CMS Proposes Hospital-Acquired Condition Reduction Program Provisions

CMS' proposed rule for the hospital inpatient prospective payment system for acute-care hospitals includes proposed measures, scoring and risk adjustment methodology for the Hospital-Acquired Condition Reduction Program.

The HAC Reduction Program, which was established under the Patient Protection and Affordable Care Act, aims to incentivize hospitals to reduce the rate of HACs. Under the proposal, the program would reduce payments 1 percent for acute-care hospitals in the top quartile for HACs for discharges beginning Oct. 1, 2014, and for subsequent program years.

CMS proposed scoring hospitals on their rates of certain HACs to generate a Total HAC Score; the 25 percent of hospitals with the most HACs would receive 99 percent of the payment that would otherwise apply to discharges. CMS proposed eight initial HAC measures that are high volume, high cost and can be prevented by following evidence-based measures.

The measures are separated into two domains that would have equal weight in determining hospitals' Total HAC Score:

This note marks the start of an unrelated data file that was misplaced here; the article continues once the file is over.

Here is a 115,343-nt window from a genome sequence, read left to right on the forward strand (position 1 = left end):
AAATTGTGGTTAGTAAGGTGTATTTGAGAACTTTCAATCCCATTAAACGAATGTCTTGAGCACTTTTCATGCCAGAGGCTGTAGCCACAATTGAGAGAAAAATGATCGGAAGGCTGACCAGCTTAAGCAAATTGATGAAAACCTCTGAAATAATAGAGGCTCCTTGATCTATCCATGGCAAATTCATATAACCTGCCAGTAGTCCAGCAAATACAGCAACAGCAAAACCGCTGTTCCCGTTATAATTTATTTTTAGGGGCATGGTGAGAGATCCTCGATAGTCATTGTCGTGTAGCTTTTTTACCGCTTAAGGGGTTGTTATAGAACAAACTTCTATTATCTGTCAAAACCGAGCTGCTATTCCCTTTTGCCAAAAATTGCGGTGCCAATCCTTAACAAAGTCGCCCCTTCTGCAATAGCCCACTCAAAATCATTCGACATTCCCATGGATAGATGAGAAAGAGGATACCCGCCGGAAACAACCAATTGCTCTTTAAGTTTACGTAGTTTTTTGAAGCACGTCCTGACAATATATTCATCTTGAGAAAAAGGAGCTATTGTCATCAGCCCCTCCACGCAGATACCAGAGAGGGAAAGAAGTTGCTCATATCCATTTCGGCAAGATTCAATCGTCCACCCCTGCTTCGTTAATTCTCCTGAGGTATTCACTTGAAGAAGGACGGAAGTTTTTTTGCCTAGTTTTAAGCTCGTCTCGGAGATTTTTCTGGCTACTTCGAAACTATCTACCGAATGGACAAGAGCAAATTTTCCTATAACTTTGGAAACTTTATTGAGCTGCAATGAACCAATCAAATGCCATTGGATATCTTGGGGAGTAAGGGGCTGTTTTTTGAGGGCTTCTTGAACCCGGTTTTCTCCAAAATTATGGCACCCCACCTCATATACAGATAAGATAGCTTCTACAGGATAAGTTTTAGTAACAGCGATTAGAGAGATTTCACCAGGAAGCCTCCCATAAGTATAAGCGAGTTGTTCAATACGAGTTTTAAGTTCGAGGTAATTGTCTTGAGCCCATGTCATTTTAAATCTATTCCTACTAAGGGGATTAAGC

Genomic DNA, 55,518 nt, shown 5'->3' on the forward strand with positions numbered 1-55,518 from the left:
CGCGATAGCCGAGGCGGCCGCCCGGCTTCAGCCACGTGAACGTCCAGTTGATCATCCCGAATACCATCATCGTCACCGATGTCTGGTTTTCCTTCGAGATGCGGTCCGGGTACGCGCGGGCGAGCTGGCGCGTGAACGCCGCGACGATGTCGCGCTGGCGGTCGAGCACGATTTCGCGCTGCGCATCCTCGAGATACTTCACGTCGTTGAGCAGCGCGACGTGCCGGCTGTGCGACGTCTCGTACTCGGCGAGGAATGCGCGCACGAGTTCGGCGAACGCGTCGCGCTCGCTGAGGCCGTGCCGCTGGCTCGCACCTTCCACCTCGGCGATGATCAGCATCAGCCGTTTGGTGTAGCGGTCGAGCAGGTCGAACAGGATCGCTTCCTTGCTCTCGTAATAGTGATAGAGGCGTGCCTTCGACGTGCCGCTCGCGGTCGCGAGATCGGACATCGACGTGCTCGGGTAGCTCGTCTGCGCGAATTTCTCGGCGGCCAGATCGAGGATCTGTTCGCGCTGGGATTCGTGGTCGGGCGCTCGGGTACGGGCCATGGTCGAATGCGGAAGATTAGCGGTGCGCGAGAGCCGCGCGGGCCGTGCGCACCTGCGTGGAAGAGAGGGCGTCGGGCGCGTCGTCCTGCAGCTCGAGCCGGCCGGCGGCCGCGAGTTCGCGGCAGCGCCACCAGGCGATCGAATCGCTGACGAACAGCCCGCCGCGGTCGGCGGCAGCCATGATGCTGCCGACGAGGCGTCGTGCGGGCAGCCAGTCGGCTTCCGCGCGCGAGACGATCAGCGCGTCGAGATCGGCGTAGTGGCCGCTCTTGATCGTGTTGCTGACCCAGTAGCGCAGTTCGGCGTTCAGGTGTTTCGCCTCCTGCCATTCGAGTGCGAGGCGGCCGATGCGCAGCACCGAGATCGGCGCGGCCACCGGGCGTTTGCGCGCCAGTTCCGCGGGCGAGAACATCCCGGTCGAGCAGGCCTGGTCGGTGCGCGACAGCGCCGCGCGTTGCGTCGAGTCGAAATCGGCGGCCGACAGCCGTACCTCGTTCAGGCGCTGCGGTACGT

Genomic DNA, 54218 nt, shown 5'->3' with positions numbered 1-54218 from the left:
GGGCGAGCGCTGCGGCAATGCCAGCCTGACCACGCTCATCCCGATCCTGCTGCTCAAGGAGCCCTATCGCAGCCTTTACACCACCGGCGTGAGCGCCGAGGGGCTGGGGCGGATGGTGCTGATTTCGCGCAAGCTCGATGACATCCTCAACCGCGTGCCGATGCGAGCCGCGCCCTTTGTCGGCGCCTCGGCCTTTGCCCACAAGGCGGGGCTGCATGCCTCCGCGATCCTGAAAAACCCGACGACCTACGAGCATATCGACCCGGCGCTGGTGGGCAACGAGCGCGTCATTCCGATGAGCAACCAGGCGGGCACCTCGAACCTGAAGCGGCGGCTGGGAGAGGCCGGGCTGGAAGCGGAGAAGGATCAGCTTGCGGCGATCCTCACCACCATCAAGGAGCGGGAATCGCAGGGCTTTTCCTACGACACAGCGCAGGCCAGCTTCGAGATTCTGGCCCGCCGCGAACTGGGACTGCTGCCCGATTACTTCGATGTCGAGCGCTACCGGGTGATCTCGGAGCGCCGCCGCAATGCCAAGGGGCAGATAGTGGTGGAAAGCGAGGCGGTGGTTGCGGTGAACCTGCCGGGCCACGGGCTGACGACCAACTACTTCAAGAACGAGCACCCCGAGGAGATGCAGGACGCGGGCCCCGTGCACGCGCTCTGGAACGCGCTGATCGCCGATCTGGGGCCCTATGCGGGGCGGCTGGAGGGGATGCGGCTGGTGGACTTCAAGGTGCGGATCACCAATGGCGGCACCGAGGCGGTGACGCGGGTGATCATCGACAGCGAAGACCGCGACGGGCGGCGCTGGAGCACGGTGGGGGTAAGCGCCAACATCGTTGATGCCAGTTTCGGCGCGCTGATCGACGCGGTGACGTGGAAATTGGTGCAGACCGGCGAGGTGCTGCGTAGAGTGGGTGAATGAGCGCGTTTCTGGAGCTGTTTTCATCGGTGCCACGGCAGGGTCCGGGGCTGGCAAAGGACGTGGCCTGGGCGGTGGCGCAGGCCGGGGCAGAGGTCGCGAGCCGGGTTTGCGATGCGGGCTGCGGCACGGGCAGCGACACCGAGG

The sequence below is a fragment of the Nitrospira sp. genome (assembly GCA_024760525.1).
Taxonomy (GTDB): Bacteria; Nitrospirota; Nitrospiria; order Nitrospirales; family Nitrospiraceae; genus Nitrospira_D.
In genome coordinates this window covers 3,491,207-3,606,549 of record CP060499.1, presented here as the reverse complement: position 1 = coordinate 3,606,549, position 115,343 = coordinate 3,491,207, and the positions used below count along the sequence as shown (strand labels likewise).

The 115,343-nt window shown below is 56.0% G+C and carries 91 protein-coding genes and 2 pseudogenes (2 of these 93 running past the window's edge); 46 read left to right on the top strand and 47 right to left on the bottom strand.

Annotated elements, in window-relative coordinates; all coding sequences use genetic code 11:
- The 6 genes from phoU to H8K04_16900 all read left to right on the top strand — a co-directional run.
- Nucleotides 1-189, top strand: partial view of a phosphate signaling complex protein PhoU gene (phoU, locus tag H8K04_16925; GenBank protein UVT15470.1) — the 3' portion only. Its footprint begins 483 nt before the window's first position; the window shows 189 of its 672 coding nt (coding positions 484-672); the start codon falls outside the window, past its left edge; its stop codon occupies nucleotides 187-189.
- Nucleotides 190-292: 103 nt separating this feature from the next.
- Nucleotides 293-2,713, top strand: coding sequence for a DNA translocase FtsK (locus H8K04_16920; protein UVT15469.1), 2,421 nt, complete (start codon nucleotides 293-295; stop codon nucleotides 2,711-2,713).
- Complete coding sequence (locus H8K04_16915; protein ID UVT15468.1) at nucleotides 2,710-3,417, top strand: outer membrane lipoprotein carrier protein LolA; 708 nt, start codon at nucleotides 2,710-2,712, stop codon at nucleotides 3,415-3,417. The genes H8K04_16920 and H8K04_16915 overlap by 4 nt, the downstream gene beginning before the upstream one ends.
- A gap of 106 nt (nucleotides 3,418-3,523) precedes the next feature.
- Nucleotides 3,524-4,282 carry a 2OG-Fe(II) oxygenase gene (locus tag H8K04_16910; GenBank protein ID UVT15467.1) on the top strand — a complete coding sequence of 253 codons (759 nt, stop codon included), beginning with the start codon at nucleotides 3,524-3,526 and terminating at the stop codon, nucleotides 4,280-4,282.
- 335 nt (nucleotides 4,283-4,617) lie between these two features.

Domain 1: Six measures from the Agency for Healthcare Research and Quality

•    Pressure ulcer rate
•    Volume of foreign object left in the body
•    Iatrogenic Pneumothorax rate
•    Postoperative physiologic and metabolic derangement rate
•    Postoperative pulmonary embolism or deep vein thrombosis rate
•    Accidental puncture and laceration rate

Domain 2: Two measures from the Centers for Disease Control and Prevention

•    Central line-associated bloodstream infection
•    Catheter-associated urinary tract infection

CMS proposed adding surgical site infections for fiscal year 2016 and Methicillin-resistant Staphylococcus aureus Bacteremia and Clostridium difficile infection for FY 2017.

More Articles on Hospital-Acquired Conditions:

Study: Sanitizing Products Help Baptist Memorial Hospital in Mississippi Reduce HAIs
16 Features of a Safe Patient Room

Hand Hygiene Should Be Patient Safety Priority: Q&A With Premier Safety Institute's Gina Pugliese

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